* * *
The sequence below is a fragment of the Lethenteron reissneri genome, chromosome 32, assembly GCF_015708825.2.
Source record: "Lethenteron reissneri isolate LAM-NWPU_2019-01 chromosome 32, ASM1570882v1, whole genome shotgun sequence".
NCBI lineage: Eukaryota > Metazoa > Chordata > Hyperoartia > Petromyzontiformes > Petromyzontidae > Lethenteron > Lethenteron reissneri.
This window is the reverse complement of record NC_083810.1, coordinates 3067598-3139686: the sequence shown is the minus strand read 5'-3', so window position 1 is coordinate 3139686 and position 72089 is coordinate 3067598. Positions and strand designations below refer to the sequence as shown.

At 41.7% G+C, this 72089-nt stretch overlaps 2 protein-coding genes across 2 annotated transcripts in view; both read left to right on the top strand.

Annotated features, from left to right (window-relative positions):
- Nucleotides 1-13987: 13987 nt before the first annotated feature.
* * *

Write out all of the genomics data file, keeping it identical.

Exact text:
The sequence below is a fragment of the Lethenteron reissneri genome, chromosome 32, assembly GCF_015708825.2.
Source record: "Lethenteron reissneri isolate LAM-NWPU_2019-01 chromosome 32, ASM1570882v1, whole genome shotgun sequence".
NCBI lineage: Eukaryota > Metazoa > Chordata > Hyperoartia > Petromyzontiformes > Petromyzontidae > Lethenteron > Lethenteron reissneri.
This window is the reverse complement of record NC_083810.1, coordinates 3067598-3139686: the sequence shown is the minus strand read 5'-3', so window position 1 is coordinate 3139686 and position 72089 is coordinate 3067598. Positions and strand designations below refer to the sequence as shown.

At 41.7% G+C, this 72089-nt stretch overlaps 2 protein-coding genes across 2 annotated transcripts in view; both read left to right on the top strand.

Annotated features, from left to right (window-relative positions):
- Nucleotides 1-13987: 13987 nt before the first annotated feature.